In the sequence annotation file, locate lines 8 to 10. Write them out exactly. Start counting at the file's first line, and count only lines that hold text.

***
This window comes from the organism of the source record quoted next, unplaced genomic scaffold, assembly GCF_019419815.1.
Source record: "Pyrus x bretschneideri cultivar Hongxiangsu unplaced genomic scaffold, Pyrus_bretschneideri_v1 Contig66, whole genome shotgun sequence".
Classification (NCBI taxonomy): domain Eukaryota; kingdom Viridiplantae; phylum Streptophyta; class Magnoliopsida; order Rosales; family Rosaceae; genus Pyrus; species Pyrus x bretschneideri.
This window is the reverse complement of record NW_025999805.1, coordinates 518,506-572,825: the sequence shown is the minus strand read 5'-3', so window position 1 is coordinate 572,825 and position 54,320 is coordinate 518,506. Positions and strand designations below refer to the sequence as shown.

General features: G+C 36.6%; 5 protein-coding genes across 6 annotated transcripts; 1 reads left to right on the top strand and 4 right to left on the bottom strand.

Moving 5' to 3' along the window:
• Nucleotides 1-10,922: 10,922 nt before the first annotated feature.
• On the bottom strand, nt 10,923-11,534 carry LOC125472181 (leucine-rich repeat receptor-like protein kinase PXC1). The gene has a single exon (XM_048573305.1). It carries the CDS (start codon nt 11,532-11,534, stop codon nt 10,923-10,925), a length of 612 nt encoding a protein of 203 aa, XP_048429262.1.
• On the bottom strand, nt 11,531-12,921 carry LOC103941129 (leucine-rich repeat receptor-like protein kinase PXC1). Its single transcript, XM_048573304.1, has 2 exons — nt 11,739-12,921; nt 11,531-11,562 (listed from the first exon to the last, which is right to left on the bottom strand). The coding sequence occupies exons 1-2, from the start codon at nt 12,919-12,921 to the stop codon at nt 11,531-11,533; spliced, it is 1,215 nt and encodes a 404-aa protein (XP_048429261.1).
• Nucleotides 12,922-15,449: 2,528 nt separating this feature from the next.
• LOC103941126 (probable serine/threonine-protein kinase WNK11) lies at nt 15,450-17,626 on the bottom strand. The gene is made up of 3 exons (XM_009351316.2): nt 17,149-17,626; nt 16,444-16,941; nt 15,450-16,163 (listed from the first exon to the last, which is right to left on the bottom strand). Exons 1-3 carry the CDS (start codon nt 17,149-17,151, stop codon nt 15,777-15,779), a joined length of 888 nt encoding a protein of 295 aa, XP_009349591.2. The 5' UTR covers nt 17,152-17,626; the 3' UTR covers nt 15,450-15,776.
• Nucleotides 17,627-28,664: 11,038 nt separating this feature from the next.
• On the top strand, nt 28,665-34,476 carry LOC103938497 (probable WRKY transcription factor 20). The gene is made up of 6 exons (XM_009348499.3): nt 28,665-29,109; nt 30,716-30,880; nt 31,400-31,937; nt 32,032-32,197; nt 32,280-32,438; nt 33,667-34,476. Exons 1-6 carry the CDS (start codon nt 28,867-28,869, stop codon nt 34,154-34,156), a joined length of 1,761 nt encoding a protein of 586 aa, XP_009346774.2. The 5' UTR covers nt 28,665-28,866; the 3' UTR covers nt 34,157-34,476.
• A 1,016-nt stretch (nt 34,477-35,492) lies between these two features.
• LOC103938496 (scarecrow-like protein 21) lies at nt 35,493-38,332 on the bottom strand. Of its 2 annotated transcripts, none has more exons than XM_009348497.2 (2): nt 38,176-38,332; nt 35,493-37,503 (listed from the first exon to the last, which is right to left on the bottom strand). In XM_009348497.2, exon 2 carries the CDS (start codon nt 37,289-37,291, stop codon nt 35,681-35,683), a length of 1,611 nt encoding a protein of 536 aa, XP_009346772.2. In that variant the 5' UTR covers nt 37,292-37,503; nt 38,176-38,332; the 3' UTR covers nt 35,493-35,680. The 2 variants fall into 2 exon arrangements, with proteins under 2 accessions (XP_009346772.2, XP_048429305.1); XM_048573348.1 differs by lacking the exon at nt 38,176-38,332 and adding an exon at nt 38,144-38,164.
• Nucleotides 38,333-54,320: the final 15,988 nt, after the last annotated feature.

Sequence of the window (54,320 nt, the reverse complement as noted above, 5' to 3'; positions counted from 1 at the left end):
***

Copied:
• On the bottom strand, nt 10,923-11,534 carry LOC125472181 (leucine-rich repeat receptor-like protein kinase PXC1). The gene has a single exon (XM_048573305.1). It carries the CDS (start codon nt 11,532-11,534, stop codon nt 10,923-10,925), a length of 612 nt encoding a protein of 203 aa, XP_048429262.1.
• On the bottom strand, nt 11,531-12,921 carry LOC103941129 (leucine-rich repeat receptor-like protein kinase PXC1). Its single transcript, XM_048573304.1, has 2 exons — nt 11,739-12,921; nt 11,531-11,562 (listed from the first exon to the last, which is right to left on the bottom strand). The coding sequence occupies exons 1-2, from the start codon at nt 12,919-12,921 to the stop codon at nt 11,531-11,533; spliced, it is 1,215 nt and encodes a 404-aa protein (XP_048429261.1).
• Nucleotides 12,922-15,449: 2,528 nt separating this feature from the next.